It may be smaller than NYC, but “spiritual headquarters” San Francisco is still a good size, occupying four floors in the Orrick Building. It's a steel and glass edifice in San Fran's financial district. Down the road in Menlo Park, the Silicon Valley office is a horse of a different color. It's set in a cluster of four low-rise buildings set in a park in the suburbs. “There's a really nice campus feel to the place,” we were told, and this is probably helped by the fact that it's a stone's throw from Stanford University.

Training & Development

A key part of Orrick's drive to become the best firm to work for is its Talent Model. This is not some attorney-run fashion show, but Orrick's name for its career development program. Attorneys opt to join one of two 'tracks,' the partner track and the career associate track. The partner track is by far the more popular of the two. It divides associates into three grades: associate, management associate and senior associate, and is “a more tailored, individualized version of the lockstep model used by other law firms,” sources informed us. “At other firms, associates just slog away and then one day they either make partner or they don't,” Mitch Zuklie explains, “but we want to make sure that everyone has a clear sense of what they have to do in order to advance.”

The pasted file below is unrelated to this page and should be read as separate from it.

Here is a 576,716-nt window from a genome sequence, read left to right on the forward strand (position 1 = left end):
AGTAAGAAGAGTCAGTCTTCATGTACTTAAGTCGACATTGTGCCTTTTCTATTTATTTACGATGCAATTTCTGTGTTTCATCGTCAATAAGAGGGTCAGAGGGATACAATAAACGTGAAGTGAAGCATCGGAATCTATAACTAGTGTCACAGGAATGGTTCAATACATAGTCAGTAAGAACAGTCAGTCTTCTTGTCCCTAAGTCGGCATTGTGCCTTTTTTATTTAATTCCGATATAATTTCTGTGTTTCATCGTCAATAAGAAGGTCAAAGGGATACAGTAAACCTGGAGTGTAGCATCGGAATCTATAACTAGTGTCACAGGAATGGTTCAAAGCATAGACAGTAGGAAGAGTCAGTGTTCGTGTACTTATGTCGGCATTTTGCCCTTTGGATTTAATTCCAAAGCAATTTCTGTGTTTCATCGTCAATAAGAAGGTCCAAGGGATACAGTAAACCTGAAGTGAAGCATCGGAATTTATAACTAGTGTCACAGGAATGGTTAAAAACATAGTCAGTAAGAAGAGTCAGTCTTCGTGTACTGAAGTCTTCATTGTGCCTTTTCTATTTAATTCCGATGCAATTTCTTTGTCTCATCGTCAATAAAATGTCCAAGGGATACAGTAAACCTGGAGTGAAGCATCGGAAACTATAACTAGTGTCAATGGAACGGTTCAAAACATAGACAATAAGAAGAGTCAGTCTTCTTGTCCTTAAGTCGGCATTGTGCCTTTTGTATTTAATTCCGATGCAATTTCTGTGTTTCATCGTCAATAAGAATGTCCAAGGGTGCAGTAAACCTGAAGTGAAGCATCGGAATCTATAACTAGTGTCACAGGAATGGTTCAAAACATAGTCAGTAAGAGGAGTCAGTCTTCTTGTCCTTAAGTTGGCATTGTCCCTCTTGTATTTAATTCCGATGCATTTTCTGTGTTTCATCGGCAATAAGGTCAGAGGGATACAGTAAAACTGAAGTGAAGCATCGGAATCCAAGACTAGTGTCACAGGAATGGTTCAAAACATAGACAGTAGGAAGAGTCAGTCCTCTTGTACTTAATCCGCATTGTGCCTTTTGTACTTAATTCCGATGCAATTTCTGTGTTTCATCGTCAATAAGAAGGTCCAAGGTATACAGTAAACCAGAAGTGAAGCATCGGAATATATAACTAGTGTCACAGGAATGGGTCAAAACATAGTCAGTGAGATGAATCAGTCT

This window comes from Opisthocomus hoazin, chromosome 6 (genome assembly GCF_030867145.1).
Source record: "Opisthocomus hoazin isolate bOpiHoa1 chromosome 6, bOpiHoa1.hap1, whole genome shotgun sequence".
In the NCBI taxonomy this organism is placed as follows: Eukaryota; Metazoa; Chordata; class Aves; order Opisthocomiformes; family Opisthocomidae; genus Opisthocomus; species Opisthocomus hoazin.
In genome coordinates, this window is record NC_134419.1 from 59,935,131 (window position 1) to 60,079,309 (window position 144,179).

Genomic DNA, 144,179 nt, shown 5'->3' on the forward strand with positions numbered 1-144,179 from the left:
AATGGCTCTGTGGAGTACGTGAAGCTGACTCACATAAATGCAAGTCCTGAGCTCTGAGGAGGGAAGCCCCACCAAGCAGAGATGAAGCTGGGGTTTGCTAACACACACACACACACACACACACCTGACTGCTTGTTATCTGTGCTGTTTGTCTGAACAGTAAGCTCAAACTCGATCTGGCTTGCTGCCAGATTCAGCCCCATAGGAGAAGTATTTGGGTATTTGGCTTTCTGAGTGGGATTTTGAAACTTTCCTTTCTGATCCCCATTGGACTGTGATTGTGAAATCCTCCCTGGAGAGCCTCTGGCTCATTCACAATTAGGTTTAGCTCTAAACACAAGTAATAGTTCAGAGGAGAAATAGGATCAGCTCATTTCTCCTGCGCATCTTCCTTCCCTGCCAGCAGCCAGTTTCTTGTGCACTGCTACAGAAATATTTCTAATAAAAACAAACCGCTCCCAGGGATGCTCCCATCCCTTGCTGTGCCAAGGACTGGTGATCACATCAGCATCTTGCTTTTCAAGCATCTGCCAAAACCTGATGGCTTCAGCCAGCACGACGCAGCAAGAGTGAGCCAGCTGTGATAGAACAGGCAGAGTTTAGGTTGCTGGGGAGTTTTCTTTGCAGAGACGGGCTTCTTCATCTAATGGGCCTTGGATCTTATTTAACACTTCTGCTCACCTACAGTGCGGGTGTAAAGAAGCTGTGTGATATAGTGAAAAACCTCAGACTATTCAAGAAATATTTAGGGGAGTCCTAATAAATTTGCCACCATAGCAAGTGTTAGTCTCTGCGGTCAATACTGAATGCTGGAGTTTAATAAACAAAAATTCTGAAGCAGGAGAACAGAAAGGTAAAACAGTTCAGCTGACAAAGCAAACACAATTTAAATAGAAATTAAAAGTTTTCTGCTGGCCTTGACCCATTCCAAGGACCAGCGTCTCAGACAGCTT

Under the Talent Model, Orrickians can get individual coaches, who they work with to identify and develop the skills they need to advance. “Say you need to improve your deposition skills,” explained a junior, “you would reach out to your coach, explain what you needed to do and ask if you can do work in that area.” There's also more traditional training set up in the form of a few days' orientation at the start, which attorneys described as “very administrative,” and the usual array of practice-specific training sessions for the first couple of years. New lawyers are reviewed six months in and at the end of their first year, with subsequent reviews taking place annually. Not only is it “nice to get feedback,” it's a useful opportunity to let management know if there's a particular area you're interested in working in. “It's your opportunity to say 'I haven't worked for this or that industry yet,'” one told us.